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MPs show concern over video links for remand prisoners

Prison fence
Image source: Barnes

MPs have urged the Ministry of Justice (MoJ) to carry out research on how the use of video links in prisons and police stations is affecting the number of people remanded to custody.

The House of Commons Justice Committee has highlighted the issue within its report on the role of adult custodial remand in the criminal justice system, published this month.

It has also identified significant gaps in the data collected on the use of remand.

The report’s section on data and technology points to the increasing use of video links in remand review hearings during the Covid-19 pandemic, with every prison holding remand prisoners now being able to facilitate video hearings and around 240,000 video calls to court made between January and September 2022.

It acknowledges the benefit in reducing the disruption of repeated court visits, but says concerns have been raised about the approach placing defendants with cognitive impairments, mental health and neurodivergent conditions at a disadvantage.

Access to justice

“The convenience of video technology must not affect a defendant’s access to justice, and should not become a default position because of resource or capacity measure,” the report says. “It is important that trials and other key hearings continue to be heard physically in court.”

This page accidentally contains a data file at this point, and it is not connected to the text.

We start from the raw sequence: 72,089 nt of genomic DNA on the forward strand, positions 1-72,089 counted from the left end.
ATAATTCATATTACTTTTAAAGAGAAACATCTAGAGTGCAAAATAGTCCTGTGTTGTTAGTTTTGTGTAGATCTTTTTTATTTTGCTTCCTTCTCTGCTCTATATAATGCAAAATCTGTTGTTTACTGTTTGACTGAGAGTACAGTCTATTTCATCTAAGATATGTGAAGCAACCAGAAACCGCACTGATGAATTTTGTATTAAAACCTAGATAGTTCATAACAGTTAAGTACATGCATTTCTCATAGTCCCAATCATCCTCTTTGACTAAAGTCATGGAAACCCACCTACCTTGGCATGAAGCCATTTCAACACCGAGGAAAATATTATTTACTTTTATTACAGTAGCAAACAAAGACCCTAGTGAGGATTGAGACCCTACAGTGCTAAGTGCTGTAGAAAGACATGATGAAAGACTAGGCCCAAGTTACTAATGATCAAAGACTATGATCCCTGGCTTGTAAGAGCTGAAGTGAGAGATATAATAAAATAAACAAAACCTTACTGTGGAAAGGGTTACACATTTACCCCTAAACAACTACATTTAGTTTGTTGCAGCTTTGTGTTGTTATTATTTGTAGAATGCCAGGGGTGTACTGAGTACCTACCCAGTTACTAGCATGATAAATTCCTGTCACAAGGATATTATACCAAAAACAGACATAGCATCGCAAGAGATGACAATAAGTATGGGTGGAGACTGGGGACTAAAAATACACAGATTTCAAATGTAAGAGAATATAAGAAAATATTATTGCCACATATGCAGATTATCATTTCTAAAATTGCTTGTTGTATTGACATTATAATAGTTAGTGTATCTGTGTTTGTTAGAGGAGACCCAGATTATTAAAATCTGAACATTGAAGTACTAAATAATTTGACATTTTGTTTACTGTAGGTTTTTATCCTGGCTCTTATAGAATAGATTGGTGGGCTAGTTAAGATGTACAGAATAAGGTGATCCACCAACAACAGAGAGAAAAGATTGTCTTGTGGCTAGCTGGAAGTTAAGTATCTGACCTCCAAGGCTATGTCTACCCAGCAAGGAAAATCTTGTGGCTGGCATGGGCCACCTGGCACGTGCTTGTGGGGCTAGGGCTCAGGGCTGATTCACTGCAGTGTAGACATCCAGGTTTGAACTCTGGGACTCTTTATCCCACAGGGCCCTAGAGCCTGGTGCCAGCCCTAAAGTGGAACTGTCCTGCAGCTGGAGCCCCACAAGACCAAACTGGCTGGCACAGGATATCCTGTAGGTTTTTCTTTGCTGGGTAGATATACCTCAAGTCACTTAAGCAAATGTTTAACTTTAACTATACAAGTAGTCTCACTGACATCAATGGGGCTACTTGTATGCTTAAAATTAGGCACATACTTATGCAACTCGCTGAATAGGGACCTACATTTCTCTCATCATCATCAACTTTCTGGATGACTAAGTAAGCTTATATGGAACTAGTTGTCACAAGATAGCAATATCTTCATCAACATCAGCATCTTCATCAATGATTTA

There are also worries that that ‘video visits’ for prisoners are not an adequate substitute for in-person visits.

In response, the committee recommends that the MoJ should carry out research on how the use of the technology affects remand rates to ensure it is not having a significant impact on the number of people remanded to custody.

It is more confident in the use of electronic monitoring, saying it welcomes the Government’s commitment to the approach and that magistrates should be provided with all the information that is available.

Other concerns are highlighted around the need for more good quality data from a central source on the remanded population, notably on how long a defendant spends on remand and reasons for refusing bail.

Collate and publish

The report says the MoJ should begin to collate and publish more of this data, and welcomes work done by advocacy organisation the Centre for Public Data on the issue. The group has published a briefing note highlighting ‘data gaps’ in the system and saying the MoJ should make the Common Platform for the Courts Service available for inspection and analysis.

“It is only on the basis of good quality data in respect of the use of custodial demand that there can be effective policy making,” the MPs’ report says.

Overall, it raises concern over the increasing size of the remand population, which is at its highest for 50 years, which is partly down to the constraints on court capacity which are delaying trials and sentencing in many cases.

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